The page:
The supports are further characterized in having an alignment probe which assists in the installation of individual supports into a series of tube-and-fin assemblies. The alignment probe further advantageously prevents the support from moving in an axial direction along the length of the tube-and-fin assembly. In addition, due to the wrap around nature of the supports, the supports of the present invention reduce stress on solder joints which may be used to fixedly mount fin elements to flow tubes thereby reducing possibility of solder joint failure.

In its simplest aspect, one embodiment of the present invention is directed to an integral, wrap-around individual support designed to frictionally engage a tube-and-fin assembly encompassing the fin elements at the front and side planes of the tube-and-fin assemblies by using front and side engagement surfaces. The support is advantageously designed to allow removal of individual tube-and-fin assemblies. An alignment extension is provided (1) which advantageously allows for proper spacing between rows of tube-and-fin assemblies of adjacent rows, (2) which advantageously allows for proper row to row alignment, i.e. in-line or staggered column configurations and (3) which advantageously provides additional support between adjacent rows of tube-and-fin assemblies. One embodiment of the individual support of the present invention also includes an alignment probe which frictionally engages adjacent fin elements to assist in installation of the support and also to prevent movement along the axial length of the tube-and-fin assembly. Advantageously, the supports are interconnecting or interlocking to maintain proper spacing between tube-and-fin assemblies in a given row, to prevent movement between adjacent tube-and-fin assemblies in a given row and to provide a force distribution system along the row as opposed to through the tube-and-fin assemblies themselves thereby reducing tensile stress on the solder joints. Any force executed upon the heat exchanger is thus spread and dissipated through the row of interconnected supports, substantially improving the strength and rigidity of the heat exchanger. In addition, the supports require no additional devices different from the supports themselves to interlock or otherwise secure the tube-and-fin assemblies at the edges of a particular heat exchanger.

It is thus an object of the present invention to provide an improved support for use with tube-and-fin assemblies of heat exchangers, where the support frictionally engages the outer surface area of tube-and-fin assembly. The tube-and-fin assemblies may be of the removable type. Another object is an improved support having interconnecting capacity to increase the strength and rigidity of the heat exchanger. A further object is an improved, interconnecting support which does not significantly reduce the fin surface area of an existing tube-and-fin assembly. A still further object of the present invention is an improved support which reduces or eliminates movement of the support in the axial direction along the length of the tube-and-fin assembly, and otherwise maintains its original position.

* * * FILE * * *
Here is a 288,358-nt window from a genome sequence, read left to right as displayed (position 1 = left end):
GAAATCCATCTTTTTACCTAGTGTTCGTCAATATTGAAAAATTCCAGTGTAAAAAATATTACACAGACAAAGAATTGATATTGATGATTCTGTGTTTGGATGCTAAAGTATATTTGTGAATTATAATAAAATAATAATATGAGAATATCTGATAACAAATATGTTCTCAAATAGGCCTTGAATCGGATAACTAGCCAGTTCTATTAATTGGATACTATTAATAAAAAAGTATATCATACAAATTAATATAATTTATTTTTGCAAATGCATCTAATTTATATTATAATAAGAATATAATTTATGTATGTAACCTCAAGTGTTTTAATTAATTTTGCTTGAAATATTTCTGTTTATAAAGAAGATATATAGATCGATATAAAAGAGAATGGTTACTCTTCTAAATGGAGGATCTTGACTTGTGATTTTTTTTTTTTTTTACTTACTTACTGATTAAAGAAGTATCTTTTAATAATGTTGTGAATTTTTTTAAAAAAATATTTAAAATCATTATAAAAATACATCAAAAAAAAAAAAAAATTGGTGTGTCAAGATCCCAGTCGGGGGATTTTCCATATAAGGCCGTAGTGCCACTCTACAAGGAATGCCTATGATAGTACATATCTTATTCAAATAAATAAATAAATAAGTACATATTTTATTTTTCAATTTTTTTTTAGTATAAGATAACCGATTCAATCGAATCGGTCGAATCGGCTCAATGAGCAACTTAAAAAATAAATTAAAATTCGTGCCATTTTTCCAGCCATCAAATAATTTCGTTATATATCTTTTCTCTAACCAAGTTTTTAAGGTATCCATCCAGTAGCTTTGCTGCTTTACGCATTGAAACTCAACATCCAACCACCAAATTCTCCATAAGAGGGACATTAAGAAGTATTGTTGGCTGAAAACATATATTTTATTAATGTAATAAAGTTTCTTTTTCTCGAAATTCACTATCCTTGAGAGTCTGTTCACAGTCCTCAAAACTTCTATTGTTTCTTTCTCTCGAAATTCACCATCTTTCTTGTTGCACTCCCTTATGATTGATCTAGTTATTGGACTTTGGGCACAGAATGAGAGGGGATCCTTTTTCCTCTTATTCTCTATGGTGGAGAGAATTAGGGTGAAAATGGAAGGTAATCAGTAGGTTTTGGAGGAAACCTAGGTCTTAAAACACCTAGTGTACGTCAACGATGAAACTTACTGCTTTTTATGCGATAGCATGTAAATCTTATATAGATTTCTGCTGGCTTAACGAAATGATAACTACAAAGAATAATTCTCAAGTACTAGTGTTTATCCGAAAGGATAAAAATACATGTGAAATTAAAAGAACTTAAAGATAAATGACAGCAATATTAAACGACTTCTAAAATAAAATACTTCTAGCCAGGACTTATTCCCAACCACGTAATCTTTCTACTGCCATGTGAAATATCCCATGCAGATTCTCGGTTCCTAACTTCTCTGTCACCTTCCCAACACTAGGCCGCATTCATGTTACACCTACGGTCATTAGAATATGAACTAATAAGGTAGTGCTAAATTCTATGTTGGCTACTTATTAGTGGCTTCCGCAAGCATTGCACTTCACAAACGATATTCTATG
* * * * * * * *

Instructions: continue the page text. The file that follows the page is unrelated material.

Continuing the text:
It is also an object of the present invention to provide an improved assembly support readily adaptable to various tube-and-fin configurations. It is a further object to provide an improved support for use with long tube-and-fin assemblies, so as to reduce or eliminate the need for a center header plate. Still another object is an improved assembly support which is readily removable and does not interfere with removal of individual tubes and whereby the individuality of the assemblies is maintained, thereby facilitating inspection, removal, repair, and replacement of individual tube-and-fin assemblies.

Other objects, features or advantages of the present invention will become apparent from the following description taken in conjunction with the accompanying drawings.

BRIEF DESCRIPTION OF THE DRAWINGS

In the course of the detailed description of certain preferred embodiments to follow, reference will be made to the attached drawings, in which,

FIG. 1 depicts a prior art tube-and-fin assembly including a support generally depicted as a elastomeric ring which encircles the fin-and-tube assembly.

FIG. 2 is a cross-sectional view of the support of the present invention.

FIG. 3A is a cross-sectional view of the support of the present invention engaging a tube-and-fin assembly.

FIG. 3B and FIG. 3C are side and front views respectively of the support of the present invention engaging a tube-and-fin assembly.

FIG. 4 is a cross-sectional view of a heat exchanger core including tube-and-fin assemblies interconnected by supports of the present invention.

FIG. 5 is a front elevation view of a heat exchanger core showing rows of tube-and-fin assemblies between header plates in accordance with the present invention.

FIG. 6 is a side elevation view of a heat exchanger core showing columns of tube-and-fin assemblies between header plates in accordance with the present invention.